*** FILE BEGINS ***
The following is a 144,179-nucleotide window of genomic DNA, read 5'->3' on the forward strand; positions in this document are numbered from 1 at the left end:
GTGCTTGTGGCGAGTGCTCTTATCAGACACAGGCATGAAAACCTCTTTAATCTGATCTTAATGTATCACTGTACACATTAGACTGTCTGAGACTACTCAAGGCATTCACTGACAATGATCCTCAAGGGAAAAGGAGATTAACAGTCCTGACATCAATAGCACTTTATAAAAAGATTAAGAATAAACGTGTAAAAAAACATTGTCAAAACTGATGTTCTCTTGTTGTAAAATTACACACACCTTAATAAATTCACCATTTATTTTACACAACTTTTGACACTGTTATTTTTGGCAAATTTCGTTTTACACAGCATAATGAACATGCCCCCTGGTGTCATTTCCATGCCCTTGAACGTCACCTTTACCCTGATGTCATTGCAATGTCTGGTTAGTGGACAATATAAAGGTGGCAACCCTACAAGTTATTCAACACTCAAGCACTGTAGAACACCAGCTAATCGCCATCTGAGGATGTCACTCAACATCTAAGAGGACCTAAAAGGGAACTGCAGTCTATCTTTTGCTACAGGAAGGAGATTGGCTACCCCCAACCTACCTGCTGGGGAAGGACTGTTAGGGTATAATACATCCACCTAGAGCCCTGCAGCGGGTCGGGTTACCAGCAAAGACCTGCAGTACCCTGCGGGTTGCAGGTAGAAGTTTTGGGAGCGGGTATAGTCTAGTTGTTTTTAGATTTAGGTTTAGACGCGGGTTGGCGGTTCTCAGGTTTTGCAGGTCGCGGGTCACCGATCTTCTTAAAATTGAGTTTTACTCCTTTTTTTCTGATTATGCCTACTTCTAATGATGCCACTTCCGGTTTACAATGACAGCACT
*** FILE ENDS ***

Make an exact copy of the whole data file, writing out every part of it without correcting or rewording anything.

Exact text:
The following is a 144,179-nucleotide window of genomic DNA, read 5'->3' on the forward strand; positions in this document are numbered from 1 at the left end:
GTGCTTGTGGCGAGTGCTCTTATCAGACACAGGCATGAAAACCTCTTTAATCTGATCTTAATGTATCACTGTACACATTAGACTGTCTGAGACTACTCAAGGCATTCACTGACAATGATCCTCAAGGGAAAAGGAGATTAACAGTCCTGACATCAATAGCACTTTATAAAAAGATTAAGAATAAACGTGTAAAAAAACATTGTCAAAACTGATGTTCTCTTGTTGTAAAATTACACACACCTTAATAAATTCACCATTTATTTTACACAACTTTTGACACTGTTATTTTTGGCAAATTTCGTTTTACACAGCATAATGAACATGCCCCCTGGTGTCATTTCCATGCCCTTGAACGTCACCTTTACCCTGATGTCATTGCAATGTCTGGTTAGTGGACAATATAAAGGTGGCAACCCTACAAGTTATTCAACACTCAAGCACTGTAGAACACCAGCTAATCGCCATCTGAGGATGTCACTCAACATCTAAGAGGACCTAAAAGGGAACTGCAGTCTATCTTTTGCTACAGGAAGGAGATTGGCTACCCCCAACCTACCTGCTGGGGAAGGACTGTTAGGGTATAATACATCCACCTAGAGCCCTGCAGCGGGTCGGGTTACCAGCAAAGACCTGCAGTACCCTGCGGGTTGCAGGTAGAAGTTTTGGGAGCGGGTATAGTCTAGTTGTTTTTAGATTTAGGTTTAGACGCGGGTTGGCGGTTCTCAGGTTTTGCAGGTCGCGGGTCACCGATCTTCTTAAAATTGAGTTTTACTCCTTTTTTTCTGATTATGCCTACTTCTAATGATGCCACTTCCGGTTTACAATGACAGCACT